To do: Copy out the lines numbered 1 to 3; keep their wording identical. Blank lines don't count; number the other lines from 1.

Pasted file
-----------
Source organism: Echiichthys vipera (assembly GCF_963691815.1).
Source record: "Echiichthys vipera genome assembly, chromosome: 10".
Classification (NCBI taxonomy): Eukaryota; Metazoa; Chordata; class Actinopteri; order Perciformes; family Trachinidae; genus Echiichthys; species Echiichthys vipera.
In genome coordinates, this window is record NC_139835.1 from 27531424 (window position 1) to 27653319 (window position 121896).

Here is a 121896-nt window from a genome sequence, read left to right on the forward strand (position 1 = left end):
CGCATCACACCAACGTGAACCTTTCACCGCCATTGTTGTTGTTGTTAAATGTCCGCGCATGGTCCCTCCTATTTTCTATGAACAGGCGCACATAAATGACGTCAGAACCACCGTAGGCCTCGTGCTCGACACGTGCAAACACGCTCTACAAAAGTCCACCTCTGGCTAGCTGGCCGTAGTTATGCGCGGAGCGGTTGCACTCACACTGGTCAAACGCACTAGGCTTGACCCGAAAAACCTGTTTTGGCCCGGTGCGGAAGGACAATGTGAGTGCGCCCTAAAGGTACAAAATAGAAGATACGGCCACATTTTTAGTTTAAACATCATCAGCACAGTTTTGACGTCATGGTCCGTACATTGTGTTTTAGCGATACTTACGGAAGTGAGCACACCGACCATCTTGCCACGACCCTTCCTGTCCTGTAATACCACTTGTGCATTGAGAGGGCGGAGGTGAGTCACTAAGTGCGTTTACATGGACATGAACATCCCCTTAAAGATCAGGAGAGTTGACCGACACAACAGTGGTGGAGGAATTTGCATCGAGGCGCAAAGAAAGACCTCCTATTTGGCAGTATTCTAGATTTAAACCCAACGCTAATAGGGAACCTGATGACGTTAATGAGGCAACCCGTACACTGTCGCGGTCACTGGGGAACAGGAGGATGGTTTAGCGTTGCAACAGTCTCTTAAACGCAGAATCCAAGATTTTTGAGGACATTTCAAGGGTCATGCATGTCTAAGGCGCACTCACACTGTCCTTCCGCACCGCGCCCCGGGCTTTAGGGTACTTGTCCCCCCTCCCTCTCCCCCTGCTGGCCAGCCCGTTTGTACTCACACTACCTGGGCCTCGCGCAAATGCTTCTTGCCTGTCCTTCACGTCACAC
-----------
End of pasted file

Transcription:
Source organism: Echiichthys vipera (assembly GCF_963691815.1).
Source record: "Echiichthys vipera genome assembly, chromosome: 10".
Classification (NCBI taxonomy): Eukaryota; Metazoa; Chordata; class Actinopteri; order Perciformes; family Trachinidae; genus Echiichthys; species Echiichthys vipera.